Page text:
Economy & Business
1:00 am
Thu August 29, 2013

Harley's Impact on the Community

Harley riders park their bikes outside Max Sass and Sons funeral home on S. 60th Street.
Credit Marti Mikkelson

Drive anywhere in Milwaukee starting Thursday and you’ll surely spot a motorcycle or two. Harley-Davidson’s 110th anniversary celebration begins.

Visit Milwaukee expects more than 130,000 people to arrive on two wheels. By Monday, most will have departed, leaving $20 million behind.

Crews closed an eight-block stretch of Layton Avenue Wednesday – from 60th to 68th Street. One of Milwaukee’s biggest dealers, House of Harley, spread out its birthday bash.

Nancy Chandler is wearing the uniform – a Harley t-shirt and black jeans, and visiting vendors who set up booths. They range from an attorney offering free legal advice, to a chiropractor.

Chandler says she rode her bike here from Indianapolis with a group of friends.

“Yesterday was too hot to do anything so this is our first day to venture out. We’re going to hit some of the dealerships and then when everything starts on the lakefront, we’ll be heading down that way,” Chandler says.

Chandler says she’s been spending money including at nearby Wendt’s Pub. Manager Sue Venus expects a profitable week, similar to what the bar raked in five years ago – at Harley’s 105th reunion.

“Most of the vendors or the regular businesses around here probably will see in this week what they’ll see in several months,” Venus says.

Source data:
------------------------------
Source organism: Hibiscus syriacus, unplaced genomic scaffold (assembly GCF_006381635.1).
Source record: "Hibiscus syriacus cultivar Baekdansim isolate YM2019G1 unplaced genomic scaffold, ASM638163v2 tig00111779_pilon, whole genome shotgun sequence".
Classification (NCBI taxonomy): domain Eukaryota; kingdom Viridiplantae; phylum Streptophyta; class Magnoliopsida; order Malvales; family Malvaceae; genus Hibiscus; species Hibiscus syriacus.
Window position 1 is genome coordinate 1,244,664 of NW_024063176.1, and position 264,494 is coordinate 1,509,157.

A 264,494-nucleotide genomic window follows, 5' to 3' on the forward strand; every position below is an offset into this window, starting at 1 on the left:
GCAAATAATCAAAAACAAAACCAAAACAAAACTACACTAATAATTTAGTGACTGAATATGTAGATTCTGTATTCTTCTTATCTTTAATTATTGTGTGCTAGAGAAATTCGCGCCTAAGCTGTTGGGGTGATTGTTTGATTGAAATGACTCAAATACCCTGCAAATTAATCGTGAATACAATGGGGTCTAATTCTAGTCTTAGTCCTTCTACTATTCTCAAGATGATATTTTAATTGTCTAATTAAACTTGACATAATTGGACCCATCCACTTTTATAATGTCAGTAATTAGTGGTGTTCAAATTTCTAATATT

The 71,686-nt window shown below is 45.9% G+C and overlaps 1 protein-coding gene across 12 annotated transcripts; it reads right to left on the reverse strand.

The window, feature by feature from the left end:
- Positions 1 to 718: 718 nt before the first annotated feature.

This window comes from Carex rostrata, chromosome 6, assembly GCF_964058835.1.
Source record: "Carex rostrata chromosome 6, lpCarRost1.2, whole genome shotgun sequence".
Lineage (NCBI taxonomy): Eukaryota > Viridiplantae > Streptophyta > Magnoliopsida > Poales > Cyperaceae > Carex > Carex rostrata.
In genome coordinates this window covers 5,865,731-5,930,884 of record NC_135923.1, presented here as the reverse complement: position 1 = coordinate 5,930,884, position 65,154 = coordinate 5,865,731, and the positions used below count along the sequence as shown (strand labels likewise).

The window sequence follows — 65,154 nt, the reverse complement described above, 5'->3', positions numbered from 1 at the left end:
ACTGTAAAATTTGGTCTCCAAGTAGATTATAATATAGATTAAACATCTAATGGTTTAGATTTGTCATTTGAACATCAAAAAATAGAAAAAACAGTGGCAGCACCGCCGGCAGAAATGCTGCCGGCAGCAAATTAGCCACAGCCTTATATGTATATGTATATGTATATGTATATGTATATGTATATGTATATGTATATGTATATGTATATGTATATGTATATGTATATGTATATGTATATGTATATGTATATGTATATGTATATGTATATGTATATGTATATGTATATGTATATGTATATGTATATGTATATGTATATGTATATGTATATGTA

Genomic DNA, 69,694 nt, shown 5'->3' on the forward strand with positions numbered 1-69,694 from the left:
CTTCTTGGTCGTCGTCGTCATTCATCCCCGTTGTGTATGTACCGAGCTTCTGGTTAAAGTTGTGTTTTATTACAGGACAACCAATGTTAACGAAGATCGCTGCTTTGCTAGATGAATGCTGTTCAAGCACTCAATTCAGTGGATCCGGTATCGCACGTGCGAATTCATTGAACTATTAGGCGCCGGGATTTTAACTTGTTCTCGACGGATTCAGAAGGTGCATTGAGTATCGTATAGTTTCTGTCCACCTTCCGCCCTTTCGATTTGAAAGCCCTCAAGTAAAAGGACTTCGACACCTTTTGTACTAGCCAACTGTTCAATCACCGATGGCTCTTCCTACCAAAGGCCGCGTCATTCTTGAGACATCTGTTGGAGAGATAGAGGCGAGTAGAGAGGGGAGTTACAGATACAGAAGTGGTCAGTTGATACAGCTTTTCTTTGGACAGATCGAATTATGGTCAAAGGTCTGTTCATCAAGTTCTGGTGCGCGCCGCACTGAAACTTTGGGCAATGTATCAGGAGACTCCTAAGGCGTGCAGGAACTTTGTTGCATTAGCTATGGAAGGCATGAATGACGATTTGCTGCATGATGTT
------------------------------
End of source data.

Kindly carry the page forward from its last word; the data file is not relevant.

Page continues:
While Venus expects lots of business, one neighbor closed this week: Max Sass and Sons Funeral Home. Caretaker Dan Hayes is standing outside, watching the biker activity. So, what about his business? He says it’s referring visitations to other branches.

“People call and want to make an appointment to come here, then we redirect them to Franklin which isn’t that far or Oklahoma or Muskego depending on where they live. It’s not a loss of business, it’s just an inconvenience for the customer coming. If they live right here, they have to go to Franklin,” Hayes says.

In the meantime, the funeral home is allowing Harley riders to park in its lot. While Hayes takes the motorcycle fest in stride, it doesn’t thrill everyone. Bruce Vanderbunt delivers meals to elderly people living in condos a few blocks away.

“There are a few little annoyances because I have some stops around the House of Harley over there. I have to detour around it,” Vanderbunt says.

There will be inconveniences for motorists, according to Milwaukee County Sheriff David Clarke. He says roads will close intermittently for street parties, including Canal Street on Saturday morning, for a parade of bikes to Miller Park.

“We’re going to have a large amount of motorcyclists descending on the Milwaukee area, utilizing the freeway system and that presents a different dimension for car drivers, so we’re really pressing the safety issues, watch out for motorcyclists,” Clarke says.

Clarke says deputies will also step up patrols on Lincoln Memorial Drive, when bands perform on the Summerfest grounds and vendors set up displays at Veterans Park.